This week’s Evening at Egan lecture will focus on the current knowledge of the state of glacier health in Alaska. This presentation, “Widespread Changes to Alaska’s Glaciers,” will be led by Shad O’Neel, who has worked at the USGS Alaska Science Center in Anchorage since 2008. It begins at 7 p.m. Friday, Oct. 28, at the Egan Lecture Hall on the University of Alaska Southeast campus.
The Alaska Region (including Canada) is one of the most heavily glacierized areas on Earth, excluding the polar ice sheets. Alaska’s glaciers are undergoing rapid change, and the uncertainty surrounding these changes is large. Unresolved physics and measurement challenges prevent experts from understanding the magnitude, trend and nature of the change, but progress is being made on all fronts.
This presentation will summarize the current knowledge of the state of glacier health in Alaska, paying close attention to the iceberg calving process and the socio-economic implications of changing glaciers.
“My research focuses on the importance of mountain glaciers, particularly how ice dynamics are involved with glacier mass balance,” said O’Neel in a press release. “Through the spectacular process of iceberg calving, tidewater glaciers can instantly transfer large masses from terrestrial storage to the sea. This poorly understood process plays an important role in the global sea level budget.”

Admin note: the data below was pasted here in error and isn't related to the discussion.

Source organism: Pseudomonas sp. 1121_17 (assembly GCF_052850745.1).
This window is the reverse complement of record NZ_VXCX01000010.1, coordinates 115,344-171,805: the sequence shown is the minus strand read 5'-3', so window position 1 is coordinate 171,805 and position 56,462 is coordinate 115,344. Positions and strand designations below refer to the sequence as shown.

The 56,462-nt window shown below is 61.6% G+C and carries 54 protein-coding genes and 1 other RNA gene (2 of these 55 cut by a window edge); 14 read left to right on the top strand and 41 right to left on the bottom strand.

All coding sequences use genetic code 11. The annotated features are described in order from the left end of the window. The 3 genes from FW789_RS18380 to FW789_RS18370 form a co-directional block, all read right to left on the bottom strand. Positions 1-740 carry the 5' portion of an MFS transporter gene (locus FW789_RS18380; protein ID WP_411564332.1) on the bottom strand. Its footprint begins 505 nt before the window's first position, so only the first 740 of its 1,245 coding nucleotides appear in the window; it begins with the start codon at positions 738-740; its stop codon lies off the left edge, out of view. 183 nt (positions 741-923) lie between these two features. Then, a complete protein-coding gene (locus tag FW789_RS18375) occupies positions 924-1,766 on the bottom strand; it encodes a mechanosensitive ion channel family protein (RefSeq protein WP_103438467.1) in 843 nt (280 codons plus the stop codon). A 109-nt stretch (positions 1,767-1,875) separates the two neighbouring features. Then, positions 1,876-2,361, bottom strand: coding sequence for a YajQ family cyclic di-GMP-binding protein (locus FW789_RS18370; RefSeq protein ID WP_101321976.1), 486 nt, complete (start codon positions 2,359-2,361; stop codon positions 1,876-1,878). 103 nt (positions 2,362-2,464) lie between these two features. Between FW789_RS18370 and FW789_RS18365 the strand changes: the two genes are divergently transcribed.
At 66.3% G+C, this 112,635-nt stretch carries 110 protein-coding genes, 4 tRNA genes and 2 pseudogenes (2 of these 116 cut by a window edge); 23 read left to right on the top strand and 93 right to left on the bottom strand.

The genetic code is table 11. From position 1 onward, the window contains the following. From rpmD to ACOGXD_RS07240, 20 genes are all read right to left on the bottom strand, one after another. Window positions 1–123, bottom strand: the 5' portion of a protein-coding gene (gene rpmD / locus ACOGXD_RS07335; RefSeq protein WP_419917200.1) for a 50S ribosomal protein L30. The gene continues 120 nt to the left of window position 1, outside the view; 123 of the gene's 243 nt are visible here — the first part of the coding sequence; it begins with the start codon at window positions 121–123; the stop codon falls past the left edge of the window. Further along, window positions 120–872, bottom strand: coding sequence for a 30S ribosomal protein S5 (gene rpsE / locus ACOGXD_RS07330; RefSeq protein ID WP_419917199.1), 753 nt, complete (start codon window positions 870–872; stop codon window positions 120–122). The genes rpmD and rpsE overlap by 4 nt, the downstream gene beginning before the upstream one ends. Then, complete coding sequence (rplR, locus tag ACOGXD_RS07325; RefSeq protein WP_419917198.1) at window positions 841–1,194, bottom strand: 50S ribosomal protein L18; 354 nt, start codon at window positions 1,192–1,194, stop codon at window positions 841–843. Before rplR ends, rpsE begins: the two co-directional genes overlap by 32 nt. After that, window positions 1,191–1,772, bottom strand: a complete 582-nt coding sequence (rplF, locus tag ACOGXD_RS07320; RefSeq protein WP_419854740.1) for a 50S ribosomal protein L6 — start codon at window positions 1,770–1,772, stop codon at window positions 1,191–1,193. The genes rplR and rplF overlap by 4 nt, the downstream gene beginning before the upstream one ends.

One of the focal points of O’Neel’s work has been the Columbia Glacier.
“Time-lapse photography and passive seismology are essential tools that I use to provide glaciological constraints on ice dynamics and the tightly connected process of sea level rise,” O’Neel said. “Recently produced time-lapse sequences and narrative compiled by Extreme Ice Survey has drawn substantial attention to Columbia, resulting in outreach media by Nova, Scientific American, 60 minutes and Discovery channel.”
For more information on the Evening at Egan series, visit /www.uas.alaska.edu/eganlecture/.